- Radiofrequency-assisted liposuction (RFAL) candidates include those seeking lipo surgery, desire less pain and bruising
- RFAL more energy-efficient than other devices on the market
TORONTO — When Israel- and Toronto-based Invasix launches its radiofrequency-assisted liposuction (RFAL) device known as BodyTite in the United States — pending clearance by the Food and Drug Administration (FDA) — eligible patients will have an exciting new option for body contouring.
"RFAL candidates would be anyone who is seeking lipo surgery, who wants less pain, bruising and discomfort on recovery, as well as optimal soft-tissue contraction," says R. Stephen Mulholland, M.D., a board-certified cosmetic plastic surgeon with private aesthetic practices in Toronto and Los Angeles, and president and director of SpaMedica Infinite Vitality Clinic, Toronto.
RFAL REVEALED The RFAL device is a one-stage thermal-assisted lipoplasty technique that differs from other liposuction methods with its use of radiofrequency to liquefy and coagulate the adipose and vascular tissue while it is aspirated. "It's similar in concept to laser liposuction or laser lipolysis in that it uses an energy methodology to preliquefy the fat," Dr. Mulholland says.
This differs from techniques such as suction-assisted liposuction (SAL) and power-assisted liposuction (PAL), which use mechanical force to remove the fat. The use of radiofrequency energy provides some benefits over older, mechanical force and energy-assisted lipolysis methodologies, Dr. Mulholland says.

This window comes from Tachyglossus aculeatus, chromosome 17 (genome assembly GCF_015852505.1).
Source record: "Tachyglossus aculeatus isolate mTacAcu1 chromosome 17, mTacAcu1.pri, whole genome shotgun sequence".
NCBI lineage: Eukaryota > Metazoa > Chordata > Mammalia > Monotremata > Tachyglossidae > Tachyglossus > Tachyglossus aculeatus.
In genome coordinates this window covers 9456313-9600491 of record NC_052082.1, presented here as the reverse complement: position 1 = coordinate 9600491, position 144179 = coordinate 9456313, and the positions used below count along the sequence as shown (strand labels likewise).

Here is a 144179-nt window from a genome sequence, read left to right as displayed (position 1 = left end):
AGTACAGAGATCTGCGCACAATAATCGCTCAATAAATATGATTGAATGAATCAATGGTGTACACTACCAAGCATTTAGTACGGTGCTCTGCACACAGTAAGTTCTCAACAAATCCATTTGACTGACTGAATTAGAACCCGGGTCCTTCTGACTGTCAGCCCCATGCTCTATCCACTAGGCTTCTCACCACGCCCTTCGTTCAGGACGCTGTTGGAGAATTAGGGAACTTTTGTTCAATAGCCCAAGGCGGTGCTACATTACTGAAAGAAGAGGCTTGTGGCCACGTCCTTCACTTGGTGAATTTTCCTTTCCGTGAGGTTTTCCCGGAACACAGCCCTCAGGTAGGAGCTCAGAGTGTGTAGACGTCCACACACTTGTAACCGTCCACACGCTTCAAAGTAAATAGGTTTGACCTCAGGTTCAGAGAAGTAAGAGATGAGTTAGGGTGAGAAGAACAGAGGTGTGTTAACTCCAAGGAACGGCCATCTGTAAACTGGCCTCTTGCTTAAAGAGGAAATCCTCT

A patient before (left) and eight months after endoscopic browlift, upper lid blepharoplasty, endoscopic mid-face lift, NeckTite (Invasix) for closed anterior and lateral neck and RFAL. (Photos credit: R. Stephen Mulholland, M.D.)
"The big advantage is that you're heating, liquefying and coagulating while you're aspirating. So it's one stage, and it's faster than existing energy-assisted liposuction methods," he says. "In addition to being faster than other thermal liposuction systems, published studies show the uniformity and efficiency of RFAL allows for average area soft-tissue contraction of 30 to 40 percent, making some marginal skin-laxity patients candidates for RFAL rather than more aggressive excisional techniques."
The speed of RFAL, however, does not surpass that of SAL and PAL. Even though aspiration occurs at the same time as liquefaction and coagulation, the aspiration speed is not as fast as with PAL. "RFAL adds about five minutes per zone to get critical temperature, heat and contraction," Dr. Mulholland says.
A patient before (left) and 12 months after RFAL of the hips, waist and abdomen. (Photos credit: R. Stephen Mulholland, M.D.)
RFAL is also a more energy-efficient system than others on the market. "The number of effective joules and heat you can deliver in the tissue is much higher than you can get with laser or ultrasound, just by the efficient nature of radiofrequency current," Dr. Mulholland says.
Despite the increased power — up to 75 watts — the BodyTite device is also safe, with a minimal risk of burns resulting from a negative feedback loop. It takes continuous internal and external measurements of impedance and temperature. "If any of those parameters have been exceeded or there is any suggestion from the internal temperatures that we may be overheating tissue and heading towards a burn, it will cut off the radiofrequency energy," Dr. Mulholland says.
Burns are still possible, though Dr. Mulholland cites a less than 1 percent chance. Seromas are also a potential risk, but only in 1 to 2 percent of cases.